Email is essential modern communication tool, it is therefore natural that many entrepreneurs have tried to revise it over the years.
Over the past decade, the Mailbox email client has come and gone, Slack launched to try to give people an alternative to email, and Superhuman has emerged to help people more easily reach the promised land of Inbox Zero .
The last startup to tackle email is Basecamp, a project management software company, who launched Hey last month. In the first 11 days after its release, Hey received 125,000 registrations, Basecamp founder and CEO Jason Fried told TipsClear. Those early days also included some dramas with the Apple App Store, but that’s not what it is. Instead, this is Hey’s approach, why Fried felt the need to try to rebuild email from scratch and how he approaches product development.
“The last time people were really excited about email was on a large scale 16 years ago, when Gmail came out in 2004,” says Fried. “I remember it was different in many ways. It was very fast, they had archiving, which was a new concept at the time. It worked differently from what I came from, which was Yahoo Mail, which was sort of stuck in the past. And I think that’s where Gmail is today – stuck in the past and we’re trying to bring out something new with new thinking and new philosophies and a new perspective. “
Basically, hey is about giving people control over their emails and reducing clutter so users can hear the people who matter most, says Fried. But control comes at a price: Hey costs $ 99 a year, with additional fees for three- and two-character email addresses (two-character email addresses are $ 999 a year and three-character addresses are $ 349 per year).
“We got a taste of our own medicine because it was not cheap to buy hey.com,” says Fried. “So everything that is short in the domain world costs more. It’s almost like a beachfront property because it is rare – more desirable. So since we have a three-letter domain, two- and three-letter email addresses are going to cost more. There are fewer and they are more desirable. “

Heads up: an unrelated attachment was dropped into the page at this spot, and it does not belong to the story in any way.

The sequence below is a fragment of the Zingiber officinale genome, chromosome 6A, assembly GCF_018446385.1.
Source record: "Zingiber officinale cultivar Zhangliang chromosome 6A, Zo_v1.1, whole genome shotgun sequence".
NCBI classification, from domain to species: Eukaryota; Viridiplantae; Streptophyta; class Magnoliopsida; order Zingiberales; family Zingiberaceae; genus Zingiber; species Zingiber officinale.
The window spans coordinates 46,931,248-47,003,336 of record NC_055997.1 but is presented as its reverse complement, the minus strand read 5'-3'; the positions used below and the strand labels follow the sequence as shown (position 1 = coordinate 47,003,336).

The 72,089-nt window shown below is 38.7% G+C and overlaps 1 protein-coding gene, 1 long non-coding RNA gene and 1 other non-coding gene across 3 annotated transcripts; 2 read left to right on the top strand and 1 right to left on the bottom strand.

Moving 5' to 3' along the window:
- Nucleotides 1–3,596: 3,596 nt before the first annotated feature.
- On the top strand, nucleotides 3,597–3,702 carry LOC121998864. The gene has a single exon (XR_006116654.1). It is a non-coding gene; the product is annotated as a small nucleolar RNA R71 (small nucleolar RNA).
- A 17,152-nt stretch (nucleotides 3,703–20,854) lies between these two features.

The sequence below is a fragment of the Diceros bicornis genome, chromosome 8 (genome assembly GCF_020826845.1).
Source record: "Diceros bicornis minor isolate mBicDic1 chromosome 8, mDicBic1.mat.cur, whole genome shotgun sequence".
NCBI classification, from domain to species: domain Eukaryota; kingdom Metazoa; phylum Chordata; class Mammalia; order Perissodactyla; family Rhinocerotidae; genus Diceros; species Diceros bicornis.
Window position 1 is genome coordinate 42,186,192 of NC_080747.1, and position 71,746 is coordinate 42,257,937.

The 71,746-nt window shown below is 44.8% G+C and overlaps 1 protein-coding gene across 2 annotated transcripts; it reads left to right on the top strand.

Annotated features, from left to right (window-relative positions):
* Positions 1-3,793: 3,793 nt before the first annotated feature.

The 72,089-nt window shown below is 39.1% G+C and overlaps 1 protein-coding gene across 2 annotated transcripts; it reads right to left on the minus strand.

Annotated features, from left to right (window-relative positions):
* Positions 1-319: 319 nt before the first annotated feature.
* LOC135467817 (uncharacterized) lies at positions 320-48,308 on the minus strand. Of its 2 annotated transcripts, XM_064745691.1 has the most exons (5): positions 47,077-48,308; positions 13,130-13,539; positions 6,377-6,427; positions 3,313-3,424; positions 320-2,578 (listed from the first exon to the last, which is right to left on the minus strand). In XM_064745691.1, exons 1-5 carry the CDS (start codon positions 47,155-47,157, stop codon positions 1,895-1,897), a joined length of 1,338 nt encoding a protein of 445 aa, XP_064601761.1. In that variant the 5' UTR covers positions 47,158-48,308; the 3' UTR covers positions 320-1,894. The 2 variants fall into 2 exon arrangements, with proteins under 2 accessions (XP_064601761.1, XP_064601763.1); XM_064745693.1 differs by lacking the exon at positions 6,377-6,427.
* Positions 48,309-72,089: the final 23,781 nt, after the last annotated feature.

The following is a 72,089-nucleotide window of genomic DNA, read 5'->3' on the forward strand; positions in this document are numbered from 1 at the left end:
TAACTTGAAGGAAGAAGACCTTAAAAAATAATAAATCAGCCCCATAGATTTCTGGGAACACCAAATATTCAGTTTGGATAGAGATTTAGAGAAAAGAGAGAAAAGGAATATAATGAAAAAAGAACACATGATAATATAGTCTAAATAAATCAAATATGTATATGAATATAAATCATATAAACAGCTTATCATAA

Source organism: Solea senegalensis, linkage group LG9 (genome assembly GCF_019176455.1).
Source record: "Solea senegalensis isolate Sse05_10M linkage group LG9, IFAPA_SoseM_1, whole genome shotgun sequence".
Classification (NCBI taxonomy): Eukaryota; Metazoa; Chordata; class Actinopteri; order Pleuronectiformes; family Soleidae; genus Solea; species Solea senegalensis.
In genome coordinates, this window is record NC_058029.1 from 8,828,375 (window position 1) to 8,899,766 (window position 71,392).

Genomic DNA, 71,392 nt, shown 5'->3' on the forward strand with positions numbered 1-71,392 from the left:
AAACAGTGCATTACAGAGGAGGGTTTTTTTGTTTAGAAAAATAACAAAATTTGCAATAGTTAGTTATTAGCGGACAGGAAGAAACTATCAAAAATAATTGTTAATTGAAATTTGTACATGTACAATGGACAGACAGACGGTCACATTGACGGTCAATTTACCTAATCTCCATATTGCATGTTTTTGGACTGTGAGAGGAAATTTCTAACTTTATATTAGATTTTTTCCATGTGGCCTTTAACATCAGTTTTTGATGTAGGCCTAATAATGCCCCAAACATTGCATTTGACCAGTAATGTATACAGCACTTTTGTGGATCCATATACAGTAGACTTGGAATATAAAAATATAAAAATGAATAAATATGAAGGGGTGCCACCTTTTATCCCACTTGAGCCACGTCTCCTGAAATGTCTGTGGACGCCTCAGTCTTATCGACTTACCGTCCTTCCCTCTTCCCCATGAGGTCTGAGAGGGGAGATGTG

Hey’s current iteration is for individual users, but by the end of the year, the plan is to launch a formal enterprise version with collaborative features such as shared messages and inboxes. In this unified Imbox (not a typo), people will be able to specify that they don’t want to see business emails beyond a certain time or on weekends.
“Many of the emails are collaborative in nature,” says Fried. “People end up sending emails to show someone how to take them. We think it’s totally broken and really outdated. So we have elements built into Hey for work, which allow people to share threads with each other in a very different way and be able to have upstream conversations on threads without having to have those conversations in another product or somewhere that is separate from the actual wire itself. “
There is a lot more in this conversation, like how Hey landed on his hypothesis, why control is so important, how email shouldn’t look like work and more. Here are Fried’s ideas.